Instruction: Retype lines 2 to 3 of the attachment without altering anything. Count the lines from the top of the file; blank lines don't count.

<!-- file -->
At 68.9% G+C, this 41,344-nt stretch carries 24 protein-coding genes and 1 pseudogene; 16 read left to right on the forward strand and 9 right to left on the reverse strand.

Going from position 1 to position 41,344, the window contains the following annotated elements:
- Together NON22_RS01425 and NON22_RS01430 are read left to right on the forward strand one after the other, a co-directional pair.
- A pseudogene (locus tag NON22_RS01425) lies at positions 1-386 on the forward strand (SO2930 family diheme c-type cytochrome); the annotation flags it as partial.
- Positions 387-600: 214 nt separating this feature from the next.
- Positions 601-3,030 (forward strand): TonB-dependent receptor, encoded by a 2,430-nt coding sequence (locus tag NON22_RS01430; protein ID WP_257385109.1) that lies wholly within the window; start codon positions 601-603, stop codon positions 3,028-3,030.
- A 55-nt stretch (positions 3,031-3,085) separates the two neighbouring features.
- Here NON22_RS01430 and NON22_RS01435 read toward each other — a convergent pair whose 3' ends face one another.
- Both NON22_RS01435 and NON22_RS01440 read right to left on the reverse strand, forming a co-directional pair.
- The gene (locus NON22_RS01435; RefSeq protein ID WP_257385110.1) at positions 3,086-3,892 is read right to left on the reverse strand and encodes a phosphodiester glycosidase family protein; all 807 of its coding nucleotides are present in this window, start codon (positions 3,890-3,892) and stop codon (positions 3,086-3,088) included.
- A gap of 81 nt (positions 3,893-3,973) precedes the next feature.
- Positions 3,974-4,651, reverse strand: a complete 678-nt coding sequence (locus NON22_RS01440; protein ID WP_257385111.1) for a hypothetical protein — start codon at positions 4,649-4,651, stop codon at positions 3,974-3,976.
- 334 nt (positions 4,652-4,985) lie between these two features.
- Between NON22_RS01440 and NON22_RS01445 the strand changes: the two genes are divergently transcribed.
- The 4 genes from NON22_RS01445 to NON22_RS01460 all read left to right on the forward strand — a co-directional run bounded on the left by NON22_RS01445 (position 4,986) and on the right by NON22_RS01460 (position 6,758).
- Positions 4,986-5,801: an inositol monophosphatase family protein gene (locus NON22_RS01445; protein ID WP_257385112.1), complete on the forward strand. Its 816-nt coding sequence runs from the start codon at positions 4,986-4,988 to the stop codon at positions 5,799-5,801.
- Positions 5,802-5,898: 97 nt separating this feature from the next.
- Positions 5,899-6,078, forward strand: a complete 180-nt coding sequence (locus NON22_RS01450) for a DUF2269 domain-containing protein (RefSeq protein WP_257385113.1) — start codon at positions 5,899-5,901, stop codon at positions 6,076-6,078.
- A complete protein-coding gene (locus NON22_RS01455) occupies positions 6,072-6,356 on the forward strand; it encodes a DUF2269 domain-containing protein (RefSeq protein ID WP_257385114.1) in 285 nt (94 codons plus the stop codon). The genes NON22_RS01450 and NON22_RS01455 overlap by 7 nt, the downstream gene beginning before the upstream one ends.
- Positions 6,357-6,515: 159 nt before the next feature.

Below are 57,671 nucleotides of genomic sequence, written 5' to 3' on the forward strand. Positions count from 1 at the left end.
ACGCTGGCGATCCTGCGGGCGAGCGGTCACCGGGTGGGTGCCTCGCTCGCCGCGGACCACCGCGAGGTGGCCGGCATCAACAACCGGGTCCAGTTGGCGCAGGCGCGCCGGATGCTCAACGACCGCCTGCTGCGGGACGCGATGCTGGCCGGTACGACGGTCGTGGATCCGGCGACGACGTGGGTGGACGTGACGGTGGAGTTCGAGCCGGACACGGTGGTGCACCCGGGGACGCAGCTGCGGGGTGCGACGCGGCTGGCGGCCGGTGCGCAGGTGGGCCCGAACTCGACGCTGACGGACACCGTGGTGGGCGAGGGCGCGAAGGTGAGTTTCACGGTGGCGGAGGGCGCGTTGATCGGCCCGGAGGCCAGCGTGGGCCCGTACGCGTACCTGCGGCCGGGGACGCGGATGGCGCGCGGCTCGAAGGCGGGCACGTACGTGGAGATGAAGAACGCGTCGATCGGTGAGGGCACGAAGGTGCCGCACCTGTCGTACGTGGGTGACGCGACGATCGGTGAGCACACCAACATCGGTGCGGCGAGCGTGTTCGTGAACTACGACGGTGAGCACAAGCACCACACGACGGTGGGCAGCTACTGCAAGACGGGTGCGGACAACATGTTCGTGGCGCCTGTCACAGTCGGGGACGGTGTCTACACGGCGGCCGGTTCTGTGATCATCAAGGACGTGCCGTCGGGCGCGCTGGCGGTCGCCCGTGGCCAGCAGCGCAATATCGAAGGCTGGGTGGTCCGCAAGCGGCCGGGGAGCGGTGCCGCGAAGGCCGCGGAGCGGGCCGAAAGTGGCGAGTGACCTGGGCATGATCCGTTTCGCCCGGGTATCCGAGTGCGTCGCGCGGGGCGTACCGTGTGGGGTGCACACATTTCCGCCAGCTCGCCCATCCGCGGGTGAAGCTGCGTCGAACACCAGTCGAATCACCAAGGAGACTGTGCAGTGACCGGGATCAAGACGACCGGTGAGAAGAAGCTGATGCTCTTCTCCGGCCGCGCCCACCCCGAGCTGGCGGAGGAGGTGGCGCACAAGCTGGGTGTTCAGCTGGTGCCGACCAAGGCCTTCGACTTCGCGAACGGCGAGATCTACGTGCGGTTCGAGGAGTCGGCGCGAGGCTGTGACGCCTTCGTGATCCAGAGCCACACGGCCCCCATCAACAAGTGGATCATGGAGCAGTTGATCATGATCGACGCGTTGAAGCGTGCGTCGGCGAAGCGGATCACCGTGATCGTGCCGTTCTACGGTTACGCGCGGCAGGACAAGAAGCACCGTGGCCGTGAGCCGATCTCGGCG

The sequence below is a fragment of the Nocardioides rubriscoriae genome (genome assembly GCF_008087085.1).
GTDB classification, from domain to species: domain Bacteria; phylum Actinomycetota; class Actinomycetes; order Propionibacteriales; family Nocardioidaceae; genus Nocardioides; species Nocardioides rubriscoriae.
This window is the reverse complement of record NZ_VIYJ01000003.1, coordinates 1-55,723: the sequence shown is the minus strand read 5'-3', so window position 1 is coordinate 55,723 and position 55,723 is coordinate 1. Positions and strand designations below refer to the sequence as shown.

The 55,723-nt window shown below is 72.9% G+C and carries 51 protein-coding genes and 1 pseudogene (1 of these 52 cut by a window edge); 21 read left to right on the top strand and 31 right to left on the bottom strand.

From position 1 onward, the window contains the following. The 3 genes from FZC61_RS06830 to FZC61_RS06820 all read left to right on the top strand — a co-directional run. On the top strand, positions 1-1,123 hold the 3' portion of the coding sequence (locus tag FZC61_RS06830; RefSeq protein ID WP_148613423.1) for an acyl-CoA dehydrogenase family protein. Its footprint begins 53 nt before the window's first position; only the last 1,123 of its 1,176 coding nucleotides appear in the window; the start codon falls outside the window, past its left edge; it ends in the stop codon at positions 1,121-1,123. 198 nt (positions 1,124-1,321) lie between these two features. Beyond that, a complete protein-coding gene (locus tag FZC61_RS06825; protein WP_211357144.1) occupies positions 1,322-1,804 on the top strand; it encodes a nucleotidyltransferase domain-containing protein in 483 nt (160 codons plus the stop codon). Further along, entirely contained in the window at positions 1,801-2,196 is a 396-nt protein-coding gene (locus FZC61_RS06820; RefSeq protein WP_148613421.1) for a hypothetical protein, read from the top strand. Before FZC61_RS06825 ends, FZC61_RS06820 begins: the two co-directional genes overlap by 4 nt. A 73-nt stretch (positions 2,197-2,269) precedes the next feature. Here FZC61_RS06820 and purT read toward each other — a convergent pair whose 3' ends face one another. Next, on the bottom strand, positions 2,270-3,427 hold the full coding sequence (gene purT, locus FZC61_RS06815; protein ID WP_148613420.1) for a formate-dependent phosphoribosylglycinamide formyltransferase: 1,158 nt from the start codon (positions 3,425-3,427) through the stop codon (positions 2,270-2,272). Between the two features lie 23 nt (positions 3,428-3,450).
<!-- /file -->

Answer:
Going from position 1 to position 41,344, the window contains the following annotated elements:
- Together NON22_RS01425 and NON22_RS01430 are read left to right on the forward strand one after the other, a co-directional pair.